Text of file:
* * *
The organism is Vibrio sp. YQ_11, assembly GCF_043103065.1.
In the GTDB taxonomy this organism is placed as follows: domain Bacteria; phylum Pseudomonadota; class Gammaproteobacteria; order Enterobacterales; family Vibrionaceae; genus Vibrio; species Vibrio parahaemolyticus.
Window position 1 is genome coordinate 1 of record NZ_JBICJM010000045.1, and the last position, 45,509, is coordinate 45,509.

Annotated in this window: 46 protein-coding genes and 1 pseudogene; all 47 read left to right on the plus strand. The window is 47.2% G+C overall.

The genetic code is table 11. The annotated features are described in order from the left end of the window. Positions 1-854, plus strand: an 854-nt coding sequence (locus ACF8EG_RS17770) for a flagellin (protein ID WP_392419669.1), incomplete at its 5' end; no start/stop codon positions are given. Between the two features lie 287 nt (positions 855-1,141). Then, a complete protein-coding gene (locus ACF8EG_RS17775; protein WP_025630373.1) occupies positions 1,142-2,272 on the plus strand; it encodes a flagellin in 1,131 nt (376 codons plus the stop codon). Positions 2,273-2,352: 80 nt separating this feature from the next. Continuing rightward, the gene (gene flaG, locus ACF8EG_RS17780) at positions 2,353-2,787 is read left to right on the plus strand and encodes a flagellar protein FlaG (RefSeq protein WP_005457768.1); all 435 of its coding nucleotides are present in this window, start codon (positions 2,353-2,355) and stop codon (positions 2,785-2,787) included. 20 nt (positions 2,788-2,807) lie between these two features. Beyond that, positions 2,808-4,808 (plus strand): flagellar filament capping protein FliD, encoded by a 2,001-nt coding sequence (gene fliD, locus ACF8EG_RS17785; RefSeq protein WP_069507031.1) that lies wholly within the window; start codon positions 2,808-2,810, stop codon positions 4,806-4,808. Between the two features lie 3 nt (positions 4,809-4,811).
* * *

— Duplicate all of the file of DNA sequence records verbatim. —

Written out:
The organism is Vibrio sp. YQ_11, assembly GCF_043103065.1.
In the GTDB taxonomy this organism is placed as follows: domain Bacteria; phylum Pseudomonadota; class Gammaproteobacteria; order Enterobacterales; family Vibrionaceae; genus Vibrio; species Vibrio parahaemolyticus.
Window position 1 is genome coordinate 1 of record NZ_JBICJM010000045.1, and the last position, 45,509, is coordinate 45,509.

Annotated in this window: 46 protein-coding genes and 1 pseudogene; all 47 read left to right on the plus strand. The window is 47.2% G+C overall.

The genetic code is table 11. The annotated features are described in order from the left end of the window. Positions 1-854, plus strand: an 854-nt coding sequence (locus ACF8EG_RS17770) for a flagellin (protein ID WP_392419669.1), incomplete at its 5' end; no start/stop codon positions are given. Between the two features lie 287 nt (positions 855-1,141). Then, a complete protein-coding gene (locus ACF8EG_RS17775; protein WP_025630373.1) occupies positions 1,142-2,272 on the plus strand; it encodes a flagellin in 1,131 nt (376 codons plus the stop codon). Positions 2,273-2,352: 80 nt separating this feature from the next. Continuing rightward, the gene (gene flaG, locus ACF8EG_RS17780) at positions 2,353-2,787 is read left to right on the plus strand and encodes a flagellar protein FlaG (RefSeq protein WP_005457768.1); all 435 of its coding nucleotides are present in this window, start codon (positions 2,353-2,355) and stop codon (positions 2,785-2,787) included. 20 nt (positions 2,788-2,807) lie between these two features. Beyond that, positions 2,808-4,808 (plus strand): flagellar filament capping protein FliD, encoded by a 2,001-nt coding sequence (gene fliD, locus ACF8EG_RS17785; RefSeq protein WP_069507031.1) that lies wholly within the window; start codon positions 2,808-2,810, stop codon positions 4,806-4,808. Between the two features lie 3 nt (positions 4,809-4,811).